I bought a Silver metalflake Ibanez 470S off of Craigslist. The guitar was in good shape, but had a chip in the paint on the bottom corner of the guitar. At first, I tried to fix it, but couldn't get an EXACT match. Since it wasn't exact, it bothered me. So, I decided to strip it and paint it.
I completely stripped the paint off, except for some areas in the cavities. I knew I was going to be spraying them black, so I wasn't worried about it.
Once I saw the guitar stripped, I wondered how it would look with the wood treated with Tung Oil. After applying it on a small area on the back of the guitar, my whole outlook changed. I made the guitar completely bare with Tung oil finish.
After a couple of years, I had a small scratch in the surface of the guitar. Since there wasn't any clear coat on it, I couldn't just buff it out. So, I tried applying more Tung oil to the area, but it simply couldn't match the existing aged tung oil look. It was back to the sanding. I then figured that I had nothing to lose, lets really go for it. I sanded it and did a primer coat.
After the primer coat, I did a quick black base coat. But I soon found that the wood was VERY pourous. I had to sand it down again, and added some wood fill. I then sanded it flat. Put another primer coat and another black base coat. I then created a stencil, based on one I made several years ago for a Kramer body, based on one of my guitar heroes, George Lynch.
Since the Ibanez was a smaller body, I had to make adjustments. Next came creating the stencil, by putting painters tape on a clear acrillic board. I then put the stencil over the tape and used a pen to punch holes in the stencil, which made divot marks in the tape. Next I would use an xacto knife to cut out the stencils and put them on the guitar.
It took about 2 days (off and on) to completely finish the stencil and put it on the guitar. It's very tedious, but it was something I wanted to do, so I stayed with it.
Now came the most intense part. It was one of those "get it right, or start over" moments. I started with the yellow coat. I did the whole front of the guitar. In hindsight, I should have done much less on the edges, since they were going to be "bursted" in darker colors.
Next, I put a light layer of red around the edges. I made sure the come in toward the middle a little more with the red, so that it would show through after any other colors.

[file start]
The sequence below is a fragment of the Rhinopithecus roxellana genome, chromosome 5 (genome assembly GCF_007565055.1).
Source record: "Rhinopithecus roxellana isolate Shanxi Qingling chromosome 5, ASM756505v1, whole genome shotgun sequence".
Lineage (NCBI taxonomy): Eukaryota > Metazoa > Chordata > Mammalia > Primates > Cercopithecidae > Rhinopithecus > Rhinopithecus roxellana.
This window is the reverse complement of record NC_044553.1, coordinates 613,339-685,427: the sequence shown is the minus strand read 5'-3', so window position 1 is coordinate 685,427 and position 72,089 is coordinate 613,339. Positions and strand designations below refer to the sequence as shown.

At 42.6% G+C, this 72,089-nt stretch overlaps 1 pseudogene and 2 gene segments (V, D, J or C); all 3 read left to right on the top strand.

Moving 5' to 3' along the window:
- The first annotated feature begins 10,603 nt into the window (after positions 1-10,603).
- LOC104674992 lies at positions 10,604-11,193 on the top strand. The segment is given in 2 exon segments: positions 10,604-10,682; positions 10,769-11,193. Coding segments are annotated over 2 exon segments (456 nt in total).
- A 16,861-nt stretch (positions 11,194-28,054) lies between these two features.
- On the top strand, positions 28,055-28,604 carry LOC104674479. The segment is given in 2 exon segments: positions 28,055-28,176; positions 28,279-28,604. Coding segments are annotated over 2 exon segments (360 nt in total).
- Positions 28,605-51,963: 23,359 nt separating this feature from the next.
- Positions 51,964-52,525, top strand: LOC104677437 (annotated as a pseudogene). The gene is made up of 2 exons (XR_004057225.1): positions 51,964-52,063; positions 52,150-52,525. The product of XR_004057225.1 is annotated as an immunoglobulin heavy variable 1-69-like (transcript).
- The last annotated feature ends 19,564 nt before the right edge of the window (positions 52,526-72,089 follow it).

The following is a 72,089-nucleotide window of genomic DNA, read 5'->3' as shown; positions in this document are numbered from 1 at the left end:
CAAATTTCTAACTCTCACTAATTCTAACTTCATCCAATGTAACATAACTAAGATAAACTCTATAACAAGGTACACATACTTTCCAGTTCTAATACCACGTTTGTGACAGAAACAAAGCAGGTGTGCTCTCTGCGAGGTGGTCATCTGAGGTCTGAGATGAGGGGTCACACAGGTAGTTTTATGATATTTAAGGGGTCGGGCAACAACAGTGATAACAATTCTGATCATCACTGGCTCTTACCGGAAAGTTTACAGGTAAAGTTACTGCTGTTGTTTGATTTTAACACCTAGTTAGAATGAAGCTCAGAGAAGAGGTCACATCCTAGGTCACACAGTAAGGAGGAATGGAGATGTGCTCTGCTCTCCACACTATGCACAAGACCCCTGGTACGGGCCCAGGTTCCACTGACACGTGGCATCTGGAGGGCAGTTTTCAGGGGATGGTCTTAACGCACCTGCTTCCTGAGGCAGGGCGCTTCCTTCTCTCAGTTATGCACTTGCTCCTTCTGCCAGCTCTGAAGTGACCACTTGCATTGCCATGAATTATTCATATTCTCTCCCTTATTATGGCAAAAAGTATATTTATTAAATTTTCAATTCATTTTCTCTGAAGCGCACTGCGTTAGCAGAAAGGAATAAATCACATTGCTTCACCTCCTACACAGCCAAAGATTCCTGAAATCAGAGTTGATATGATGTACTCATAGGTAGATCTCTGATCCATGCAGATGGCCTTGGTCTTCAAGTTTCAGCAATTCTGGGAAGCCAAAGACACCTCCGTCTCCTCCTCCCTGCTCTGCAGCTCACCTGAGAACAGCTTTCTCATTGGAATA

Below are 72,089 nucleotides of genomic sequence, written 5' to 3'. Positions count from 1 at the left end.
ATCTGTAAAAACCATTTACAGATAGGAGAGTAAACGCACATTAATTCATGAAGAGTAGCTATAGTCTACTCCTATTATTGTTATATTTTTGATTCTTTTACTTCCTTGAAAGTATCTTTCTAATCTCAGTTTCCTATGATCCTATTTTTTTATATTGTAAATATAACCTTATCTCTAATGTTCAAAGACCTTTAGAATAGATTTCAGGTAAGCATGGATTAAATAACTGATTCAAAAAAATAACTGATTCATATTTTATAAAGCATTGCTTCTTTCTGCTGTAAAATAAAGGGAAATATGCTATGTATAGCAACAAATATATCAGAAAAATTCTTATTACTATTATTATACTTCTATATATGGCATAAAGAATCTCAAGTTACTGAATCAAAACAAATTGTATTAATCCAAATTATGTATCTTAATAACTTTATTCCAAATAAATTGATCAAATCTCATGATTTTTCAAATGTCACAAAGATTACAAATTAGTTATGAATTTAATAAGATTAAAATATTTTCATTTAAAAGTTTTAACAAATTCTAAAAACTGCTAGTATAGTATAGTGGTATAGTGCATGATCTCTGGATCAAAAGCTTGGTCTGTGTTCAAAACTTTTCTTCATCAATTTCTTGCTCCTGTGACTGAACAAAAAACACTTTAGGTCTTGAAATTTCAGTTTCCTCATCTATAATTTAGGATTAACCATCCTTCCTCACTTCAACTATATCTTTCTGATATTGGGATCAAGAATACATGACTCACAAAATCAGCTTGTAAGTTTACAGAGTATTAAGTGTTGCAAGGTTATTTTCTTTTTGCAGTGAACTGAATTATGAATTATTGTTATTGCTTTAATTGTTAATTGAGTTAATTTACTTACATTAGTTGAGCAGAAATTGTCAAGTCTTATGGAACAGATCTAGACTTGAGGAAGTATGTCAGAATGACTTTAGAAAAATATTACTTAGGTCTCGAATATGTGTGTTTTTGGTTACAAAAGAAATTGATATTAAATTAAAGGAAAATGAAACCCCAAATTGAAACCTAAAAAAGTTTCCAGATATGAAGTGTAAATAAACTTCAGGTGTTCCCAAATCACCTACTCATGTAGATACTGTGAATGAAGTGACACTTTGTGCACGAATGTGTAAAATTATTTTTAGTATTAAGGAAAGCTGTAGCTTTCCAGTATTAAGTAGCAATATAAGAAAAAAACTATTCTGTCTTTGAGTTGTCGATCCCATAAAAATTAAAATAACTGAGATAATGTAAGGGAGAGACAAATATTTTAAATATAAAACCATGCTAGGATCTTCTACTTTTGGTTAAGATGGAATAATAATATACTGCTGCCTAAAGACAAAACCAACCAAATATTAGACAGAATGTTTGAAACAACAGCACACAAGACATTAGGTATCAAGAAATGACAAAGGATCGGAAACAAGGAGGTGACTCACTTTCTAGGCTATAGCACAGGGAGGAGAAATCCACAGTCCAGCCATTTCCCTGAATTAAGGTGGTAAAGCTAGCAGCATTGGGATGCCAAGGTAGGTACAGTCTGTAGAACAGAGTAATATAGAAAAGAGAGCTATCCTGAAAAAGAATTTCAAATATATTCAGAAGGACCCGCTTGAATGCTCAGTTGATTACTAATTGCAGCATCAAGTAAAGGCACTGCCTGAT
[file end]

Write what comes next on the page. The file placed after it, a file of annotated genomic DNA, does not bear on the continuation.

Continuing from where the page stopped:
After the red, I did the edges with the plum. I was careful not to overspray, to leave some red between the yellow and plum.
I let the guitar dry for about 40 minutes and took off the tape. This is where I realized that I shouldn't have painted the yellow near the edges. After pulling the tape off, I noticed there was a very thin, but noticeable layer of yellow under the plum. After letting the guitar dry for about a week, I used a thin sharpie around the stripe edges to cover the thin yellow under the plum.
I was very nervous that it would run once I started putting on the clear coat. I waited another week, to make sure the existing paint cured (as well as the sharpie). Just in case the sharpie ran, I wanted to see what it was going to look like when done. Before starting the clear coat, I carefully laid the pickups and the ZR tremolo in the body and took this picture.
I applied a couple of VERY thin clear coats, to try and get a layer over the sharpie marks without running. Thankfully, it worked!!! I spent the next 3 weekends adding clear coat after clear coat. The only reason I stopped adding more then 30 more clear coats was that a bug landed on the back and got stuck there. I removed the bug, and let it cure for about 3 months. Then I wet sanded it for quite a while, buffed it out using 3M Paint Restoration System and here is the end result.
Here is a side view of the guitar before buffing.